This section is from "The Horticulturist, And Journal Of Rural Art And Rural Taste", by P. Barry, A. J. Downing, J. Jay Smith, Peter B. Mead, F. W. Woodward, Henry T. Williams. Also available from Amazon: Horticulturist and Journal of Rural Art and Rural Taste.
Will you allow a subscriber to make a suggestion respecting the information wanted by a large class of the readers of the Horticulturist, who like himself, are at a loss for practical instruction on the culture of flowering plants. But few books on the subject are within our reach, and these not adapted to teach floral culture in this climate. A small number of the readers of the Horticulturist possess greenhouses or the means of cultivating plants, requiring artificial heat, yet the common frame is within the reach of most of them. Frame plants when perfectly cultivated are a source of much pleasure. Practical instruction oh the culture of plant in frames, and of the plants most proper tor this culture, would be interesting to your readers; but little on the subject is in your journal - not a word on the culture of the Primula family, and many other fine frame plants. This information may be extracted from English and French works on floral culture. It will require adaptation to this climate by a Skillful florist, and will then he more acceptable to your readers, than many essays which have occupied the pages of (he Horticulturist; reference is not made to those essays unconnected with horticulture, from a desire to censure, for the writer believes the "Horticulturist" has done much to promote and improve horticultural taste in general, and is the best work of its class in the Country; it would be still more valuable, indeed indispensable to many, were it to furnish practical instruction on the cultivation of plants in classes, commencing with plants adapted to small gardens, and continuing the subject until it contained practical instruction on the culture and propa-gation of all the most desirable ornamental plants grown in the open ground, the frame, the conservatory, or the hot house.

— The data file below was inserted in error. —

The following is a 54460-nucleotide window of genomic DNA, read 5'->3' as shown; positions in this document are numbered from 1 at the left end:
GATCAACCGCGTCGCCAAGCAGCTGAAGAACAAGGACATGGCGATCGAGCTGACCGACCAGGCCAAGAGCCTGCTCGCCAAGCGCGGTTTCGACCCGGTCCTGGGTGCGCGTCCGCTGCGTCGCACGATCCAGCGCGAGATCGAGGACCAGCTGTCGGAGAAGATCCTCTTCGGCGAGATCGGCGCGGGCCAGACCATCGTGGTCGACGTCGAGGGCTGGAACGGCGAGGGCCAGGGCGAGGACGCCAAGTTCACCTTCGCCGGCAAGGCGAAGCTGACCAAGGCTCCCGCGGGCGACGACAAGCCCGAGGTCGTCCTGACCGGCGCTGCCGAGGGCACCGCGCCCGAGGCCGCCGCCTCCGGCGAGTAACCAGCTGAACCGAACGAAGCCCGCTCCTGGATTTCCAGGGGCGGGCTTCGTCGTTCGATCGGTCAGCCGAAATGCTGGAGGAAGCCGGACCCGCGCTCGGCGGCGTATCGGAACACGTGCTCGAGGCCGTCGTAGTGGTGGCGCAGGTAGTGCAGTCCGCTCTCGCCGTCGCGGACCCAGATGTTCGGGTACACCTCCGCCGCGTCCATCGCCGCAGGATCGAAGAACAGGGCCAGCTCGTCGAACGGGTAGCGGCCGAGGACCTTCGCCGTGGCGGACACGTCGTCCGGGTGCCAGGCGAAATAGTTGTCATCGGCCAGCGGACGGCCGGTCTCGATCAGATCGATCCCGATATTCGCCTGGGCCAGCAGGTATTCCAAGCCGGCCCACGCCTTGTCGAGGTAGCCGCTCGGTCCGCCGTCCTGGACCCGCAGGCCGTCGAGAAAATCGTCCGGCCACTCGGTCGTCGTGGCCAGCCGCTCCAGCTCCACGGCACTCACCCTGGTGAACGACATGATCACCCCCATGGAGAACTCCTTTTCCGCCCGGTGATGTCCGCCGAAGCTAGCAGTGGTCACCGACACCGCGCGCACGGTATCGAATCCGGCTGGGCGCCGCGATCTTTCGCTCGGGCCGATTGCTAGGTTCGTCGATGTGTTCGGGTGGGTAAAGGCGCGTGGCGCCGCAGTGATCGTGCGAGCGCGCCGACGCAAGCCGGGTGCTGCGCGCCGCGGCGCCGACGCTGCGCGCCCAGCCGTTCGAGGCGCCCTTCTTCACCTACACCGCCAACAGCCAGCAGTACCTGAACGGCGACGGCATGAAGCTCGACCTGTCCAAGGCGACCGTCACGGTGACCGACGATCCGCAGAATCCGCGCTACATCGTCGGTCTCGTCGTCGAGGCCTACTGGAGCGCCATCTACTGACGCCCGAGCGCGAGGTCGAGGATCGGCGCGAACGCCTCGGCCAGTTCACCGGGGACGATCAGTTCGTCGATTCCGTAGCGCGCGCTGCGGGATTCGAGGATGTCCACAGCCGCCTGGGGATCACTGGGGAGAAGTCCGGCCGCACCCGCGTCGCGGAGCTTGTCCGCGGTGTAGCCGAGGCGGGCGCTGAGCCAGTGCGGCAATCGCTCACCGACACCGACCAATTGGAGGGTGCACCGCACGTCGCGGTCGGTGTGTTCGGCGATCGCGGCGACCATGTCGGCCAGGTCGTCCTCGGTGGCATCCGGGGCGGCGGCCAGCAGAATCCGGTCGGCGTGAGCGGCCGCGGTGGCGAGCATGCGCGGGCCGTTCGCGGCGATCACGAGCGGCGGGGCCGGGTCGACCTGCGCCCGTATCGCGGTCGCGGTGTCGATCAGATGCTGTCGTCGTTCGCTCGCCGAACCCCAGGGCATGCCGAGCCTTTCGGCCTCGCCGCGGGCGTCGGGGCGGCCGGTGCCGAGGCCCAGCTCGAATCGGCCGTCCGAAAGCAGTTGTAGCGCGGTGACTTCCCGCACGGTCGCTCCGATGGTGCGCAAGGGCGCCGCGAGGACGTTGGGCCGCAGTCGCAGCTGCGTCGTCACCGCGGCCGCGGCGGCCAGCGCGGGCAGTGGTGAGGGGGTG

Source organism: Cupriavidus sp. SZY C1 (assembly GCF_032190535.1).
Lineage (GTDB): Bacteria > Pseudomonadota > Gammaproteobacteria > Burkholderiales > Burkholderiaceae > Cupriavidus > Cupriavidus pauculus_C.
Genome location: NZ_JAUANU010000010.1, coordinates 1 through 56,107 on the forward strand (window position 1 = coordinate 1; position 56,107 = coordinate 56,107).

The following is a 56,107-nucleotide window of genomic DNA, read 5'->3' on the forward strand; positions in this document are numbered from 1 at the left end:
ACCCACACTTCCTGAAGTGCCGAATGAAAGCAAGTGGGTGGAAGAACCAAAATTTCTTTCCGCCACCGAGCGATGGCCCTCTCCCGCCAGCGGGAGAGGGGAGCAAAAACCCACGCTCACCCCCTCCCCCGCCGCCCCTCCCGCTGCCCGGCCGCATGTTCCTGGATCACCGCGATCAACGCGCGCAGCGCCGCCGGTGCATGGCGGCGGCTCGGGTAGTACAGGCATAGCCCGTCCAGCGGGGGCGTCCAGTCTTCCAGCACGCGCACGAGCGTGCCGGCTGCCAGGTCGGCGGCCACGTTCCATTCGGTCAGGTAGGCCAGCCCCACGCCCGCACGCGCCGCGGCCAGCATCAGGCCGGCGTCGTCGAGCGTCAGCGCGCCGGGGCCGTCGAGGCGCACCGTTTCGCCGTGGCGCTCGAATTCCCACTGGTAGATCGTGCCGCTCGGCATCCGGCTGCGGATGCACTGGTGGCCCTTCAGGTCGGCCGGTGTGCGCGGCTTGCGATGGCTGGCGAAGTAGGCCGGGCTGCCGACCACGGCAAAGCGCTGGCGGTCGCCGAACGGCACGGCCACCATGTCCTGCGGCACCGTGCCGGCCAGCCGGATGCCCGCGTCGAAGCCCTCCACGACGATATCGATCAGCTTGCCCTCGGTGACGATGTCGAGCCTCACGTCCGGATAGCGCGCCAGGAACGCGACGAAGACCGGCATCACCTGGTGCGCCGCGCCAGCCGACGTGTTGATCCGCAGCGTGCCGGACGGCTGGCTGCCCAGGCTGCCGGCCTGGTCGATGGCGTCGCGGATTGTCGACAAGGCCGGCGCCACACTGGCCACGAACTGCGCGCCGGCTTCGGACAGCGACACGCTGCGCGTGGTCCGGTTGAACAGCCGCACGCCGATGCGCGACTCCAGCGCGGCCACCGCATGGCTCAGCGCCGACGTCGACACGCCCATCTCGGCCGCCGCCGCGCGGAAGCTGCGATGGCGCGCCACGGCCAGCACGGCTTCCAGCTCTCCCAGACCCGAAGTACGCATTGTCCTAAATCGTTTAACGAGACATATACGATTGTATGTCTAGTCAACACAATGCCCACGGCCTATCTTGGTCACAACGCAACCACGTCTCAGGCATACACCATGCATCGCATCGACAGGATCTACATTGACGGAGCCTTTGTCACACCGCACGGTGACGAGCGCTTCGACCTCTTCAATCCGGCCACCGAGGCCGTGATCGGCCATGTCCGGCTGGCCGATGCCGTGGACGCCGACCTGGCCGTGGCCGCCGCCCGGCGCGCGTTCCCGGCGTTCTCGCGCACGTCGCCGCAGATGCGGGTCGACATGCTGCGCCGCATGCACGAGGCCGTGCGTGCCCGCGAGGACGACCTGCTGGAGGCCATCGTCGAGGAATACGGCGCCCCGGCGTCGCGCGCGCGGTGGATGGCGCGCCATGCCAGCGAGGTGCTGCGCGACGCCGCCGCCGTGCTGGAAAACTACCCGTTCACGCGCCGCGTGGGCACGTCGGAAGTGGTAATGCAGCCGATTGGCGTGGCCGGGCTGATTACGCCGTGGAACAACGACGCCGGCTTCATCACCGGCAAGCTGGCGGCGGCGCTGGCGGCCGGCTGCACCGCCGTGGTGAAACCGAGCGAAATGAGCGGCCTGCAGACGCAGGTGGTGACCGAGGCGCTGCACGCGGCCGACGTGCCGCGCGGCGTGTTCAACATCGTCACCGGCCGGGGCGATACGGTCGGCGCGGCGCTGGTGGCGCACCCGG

Very respectfully, C. Louisville, Ky., April 10,1852. We hope some of the many experienced cul tivators among our subscribers, will assist us in meeting the excellent suggestions of our cor. respondent, by sending us short practical artis cles on the culture of different Classes of plants and trees. ED.